In 2019, the International Continence Society (ICS) updated the definition for nocturia based on the number of times urine was passed during the main sleep period where an individual waked to pass urine and then sleeps or had the intention to sleep. The main sleep period was defined as the period running from the point at which one fell asleep to the time one intends to wake the following day. This definition included people who, due to their work or lifestyle habits (e.g., police officers and doctors who work all night), had very different sleep schedules than most people1. The new definition was more accurate than the old definition. Several studies had demonstrated that nocturia had negative impact on quality of life and general health2,3,4, including reduced sleep quality, mood disturbance, diurnal fatigue, and lower work performance. Unfortunately, nocturia was often unreported, with the general lack of knowledge that nocturia was a treatable medical condition being cited as a crucial barrier to seeking treatment.

Nocturia was very common among all age groups. Bosch and Weiss reviewed the nocturia prevalence studies in community based populations, predominantly in the western countries and some Asian countries (including Taiwan, Japan, Korea, Hong Kong and Singapore)5. They reported that prevalence of nocturia among younger populations (20–40 years old) with one or more voids per night varies from 11–44% whilst those with two or more voids per night had been reported to range between 2 and 18%. Similarly, an epidemiological survey of nocturia from Chinese mainland found that 57.5% of participants reported voiding once per night, and 24.7% of participants reported voiding twice or more per night, and the prevalence of nocturia increases with time and age6. However, in these studies, the average age of the studied patients was over 30 years old. The prevalence of nocturia in young university students and whether their sleep quality had the same effect remains unclear.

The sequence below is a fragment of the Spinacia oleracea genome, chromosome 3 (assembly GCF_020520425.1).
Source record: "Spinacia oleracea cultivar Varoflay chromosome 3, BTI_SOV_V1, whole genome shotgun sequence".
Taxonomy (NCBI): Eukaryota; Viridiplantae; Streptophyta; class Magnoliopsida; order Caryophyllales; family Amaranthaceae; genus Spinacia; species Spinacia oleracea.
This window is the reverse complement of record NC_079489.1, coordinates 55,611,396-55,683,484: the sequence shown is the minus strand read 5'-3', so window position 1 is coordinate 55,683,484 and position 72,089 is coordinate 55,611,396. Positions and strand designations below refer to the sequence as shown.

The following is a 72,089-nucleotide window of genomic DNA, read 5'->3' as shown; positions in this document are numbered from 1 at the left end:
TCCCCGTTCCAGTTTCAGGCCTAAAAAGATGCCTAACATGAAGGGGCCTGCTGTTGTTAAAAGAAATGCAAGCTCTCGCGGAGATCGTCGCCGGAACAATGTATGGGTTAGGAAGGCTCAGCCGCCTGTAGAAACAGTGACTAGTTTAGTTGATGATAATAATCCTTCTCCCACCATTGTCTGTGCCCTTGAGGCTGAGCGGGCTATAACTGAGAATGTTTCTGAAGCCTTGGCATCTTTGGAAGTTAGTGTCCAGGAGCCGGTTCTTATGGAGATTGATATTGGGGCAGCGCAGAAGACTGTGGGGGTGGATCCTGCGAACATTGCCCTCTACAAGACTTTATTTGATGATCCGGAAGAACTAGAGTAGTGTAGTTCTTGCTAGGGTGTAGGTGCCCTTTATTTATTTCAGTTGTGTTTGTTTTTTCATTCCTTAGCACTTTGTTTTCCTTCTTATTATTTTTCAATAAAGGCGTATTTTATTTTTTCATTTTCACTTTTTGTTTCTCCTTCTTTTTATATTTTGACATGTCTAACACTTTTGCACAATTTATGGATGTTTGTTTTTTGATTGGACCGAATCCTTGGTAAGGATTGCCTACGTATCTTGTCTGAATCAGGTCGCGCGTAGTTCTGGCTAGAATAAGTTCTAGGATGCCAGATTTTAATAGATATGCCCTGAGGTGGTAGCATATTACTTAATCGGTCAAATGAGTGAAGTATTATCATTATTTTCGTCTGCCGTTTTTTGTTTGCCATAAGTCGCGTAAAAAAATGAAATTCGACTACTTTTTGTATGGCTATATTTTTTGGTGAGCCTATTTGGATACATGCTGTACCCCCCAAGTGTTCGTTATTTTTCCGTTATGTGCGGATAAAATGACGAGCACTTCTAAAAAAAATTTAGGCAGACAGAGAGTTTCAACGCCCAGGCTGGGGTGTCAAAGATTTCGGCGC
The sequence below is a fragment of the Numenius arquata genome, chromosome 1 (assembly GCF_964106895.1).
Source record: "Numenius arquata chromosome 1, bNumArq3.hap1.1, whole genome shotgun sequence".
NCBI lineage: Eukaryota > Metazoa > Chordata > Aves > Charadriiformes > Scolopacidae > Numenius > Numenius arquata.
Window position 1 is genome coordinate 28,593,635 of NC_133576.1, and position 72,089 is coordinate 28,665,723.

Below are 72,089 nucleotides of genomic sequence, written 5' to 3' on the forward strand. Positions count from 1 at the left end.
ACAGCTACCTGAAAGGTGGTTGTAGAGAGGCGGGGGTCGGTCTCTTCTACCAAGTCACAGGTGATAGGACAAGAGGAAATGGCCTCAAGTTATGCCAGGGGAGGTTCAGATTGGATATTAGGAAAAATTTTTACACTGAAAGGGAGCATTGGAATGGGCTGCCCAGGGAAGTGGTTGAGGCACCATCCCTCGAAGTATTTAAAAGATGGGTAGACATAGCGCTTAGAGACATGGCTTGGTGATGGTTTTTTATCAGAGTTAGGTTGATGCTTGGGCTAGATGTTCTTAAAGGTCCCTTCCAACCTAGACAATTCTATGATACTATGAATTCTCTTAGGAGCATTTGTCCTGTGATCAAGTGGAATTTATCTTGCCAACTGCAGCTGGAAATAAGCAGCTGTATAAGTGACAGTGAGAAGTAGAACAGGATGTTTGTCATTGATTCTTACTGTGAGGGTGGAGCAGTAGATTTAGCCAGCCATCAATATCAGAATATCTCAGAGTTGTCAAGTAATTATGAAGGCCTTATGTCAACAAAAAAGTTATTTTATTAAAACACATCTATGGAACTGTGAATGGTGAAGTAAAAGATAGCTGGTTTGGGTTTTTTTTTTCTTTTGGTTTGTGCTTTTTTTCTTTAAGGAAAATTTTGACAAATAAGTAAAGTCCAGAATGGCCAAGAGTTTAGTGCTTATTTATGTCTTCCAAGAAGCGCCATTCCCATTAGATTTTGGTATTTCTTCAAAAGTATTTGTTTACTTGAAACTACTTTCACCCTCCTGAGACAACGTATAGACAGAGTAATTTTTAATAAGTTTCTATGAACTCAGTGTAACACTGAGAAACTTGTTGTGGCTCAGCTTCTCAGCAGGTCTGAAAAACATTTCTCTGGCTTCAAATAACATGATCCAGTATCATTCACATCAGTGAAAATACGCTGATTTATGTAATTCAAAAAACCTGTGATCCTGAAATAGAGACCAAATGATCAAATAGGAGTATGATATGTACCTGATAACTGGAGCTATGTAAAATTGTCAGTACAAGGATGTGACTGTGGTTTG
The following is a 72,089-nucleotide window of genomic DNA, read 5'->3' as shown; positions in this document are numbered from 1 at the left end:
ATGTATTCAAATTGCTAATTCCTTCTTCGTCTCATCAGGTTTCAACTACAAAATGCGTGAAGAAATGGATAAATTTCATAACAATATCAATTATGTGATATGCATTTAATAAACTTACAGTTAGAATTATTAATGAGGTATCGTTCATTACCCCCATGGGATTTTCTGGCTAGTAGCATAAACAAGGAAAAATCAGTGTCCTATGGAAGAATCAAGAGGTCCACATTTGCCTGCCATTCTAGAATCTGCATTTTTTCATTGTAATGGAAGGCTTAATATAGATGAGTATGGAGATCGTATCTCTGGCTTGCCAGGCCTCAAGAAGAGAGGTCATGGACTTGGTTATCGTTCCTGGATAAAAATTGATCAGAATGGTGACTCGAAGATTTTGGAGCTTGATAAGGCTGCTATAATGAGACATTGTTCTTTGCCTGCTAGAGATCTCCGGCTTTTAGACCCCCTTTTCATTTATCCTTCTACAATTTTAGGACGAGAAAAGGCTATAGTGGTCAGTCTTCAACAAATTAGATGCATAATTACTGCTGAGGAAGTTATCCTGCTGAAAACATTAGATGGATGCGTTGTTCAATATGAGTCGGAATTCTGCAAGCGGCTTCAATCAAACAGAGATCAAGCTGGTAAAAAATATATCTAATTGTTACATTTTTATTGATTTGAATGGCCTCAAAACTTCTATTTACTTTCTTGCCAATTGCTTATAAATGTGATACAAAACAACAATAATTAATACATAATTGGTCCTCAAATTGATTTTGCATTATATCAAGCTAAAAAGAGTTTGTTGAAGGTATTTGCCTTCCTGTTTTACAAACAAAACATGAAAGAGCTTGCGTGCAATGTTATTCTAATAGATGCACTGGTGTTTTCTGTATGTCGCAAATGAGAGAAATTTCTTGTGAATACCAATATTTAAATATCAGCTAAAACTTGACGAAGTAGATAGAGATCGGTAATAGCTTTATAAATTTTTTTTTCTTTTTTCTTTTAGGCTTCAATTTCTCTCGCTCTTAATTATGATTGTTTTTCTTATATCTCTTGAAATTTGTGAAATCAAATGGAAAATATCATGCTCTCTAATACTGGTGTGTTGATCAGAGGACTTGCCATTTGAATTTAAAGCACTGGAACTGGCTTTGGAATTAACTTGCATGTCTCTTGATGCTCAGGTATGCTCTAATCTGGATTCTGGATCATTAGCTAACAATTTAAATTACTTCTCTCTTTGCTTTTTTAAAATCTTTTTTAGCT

It was well know that nocturia was a highly prevalent disorder that negatively affects sleep, increases daytime tiredness, and adversely impacts quality of life7,8. The literature on the effect of nocturia on sleep quality in Chinese university students had not been reported. Understanding the prevalence of nocturia, its relevant factors, and its effects on the sleep quality could help define treatment strategies and develop preventive measures in the future.

Consequently, the purpose of this study was to investigate the prevalence and relevant factors of nocturia as well as its impact on the sleep quality of university students in Mainland China.

Materials and methods

Study participants

From September 2023 to Octomber 2023 a total of 14,000 young university students (17–23 years old) from 3 universities in Henan Province, China was surveyed. The students were all Chinese and came from 363 cities within 30 provinces of Mainland China. They all lived within the university dormitories, which in China, all had similar living environments with strict rules and regulations related to sleep times. In China, both high middle school and university had a rule of a regular sleep schedule, all need to go bed before 10:00PM in the evening and get up at 06:00AM in the morning. The subjects were fully informed of the content and information of the survey. Subjects provided written informed consent during the process of survey completion. Research had demonstrated that increased bother was associated with at least two voids per night9,10. Therefore, the study defined clinically relevant nocturia (CRN) as waking to urinate ≥ 2 times per night.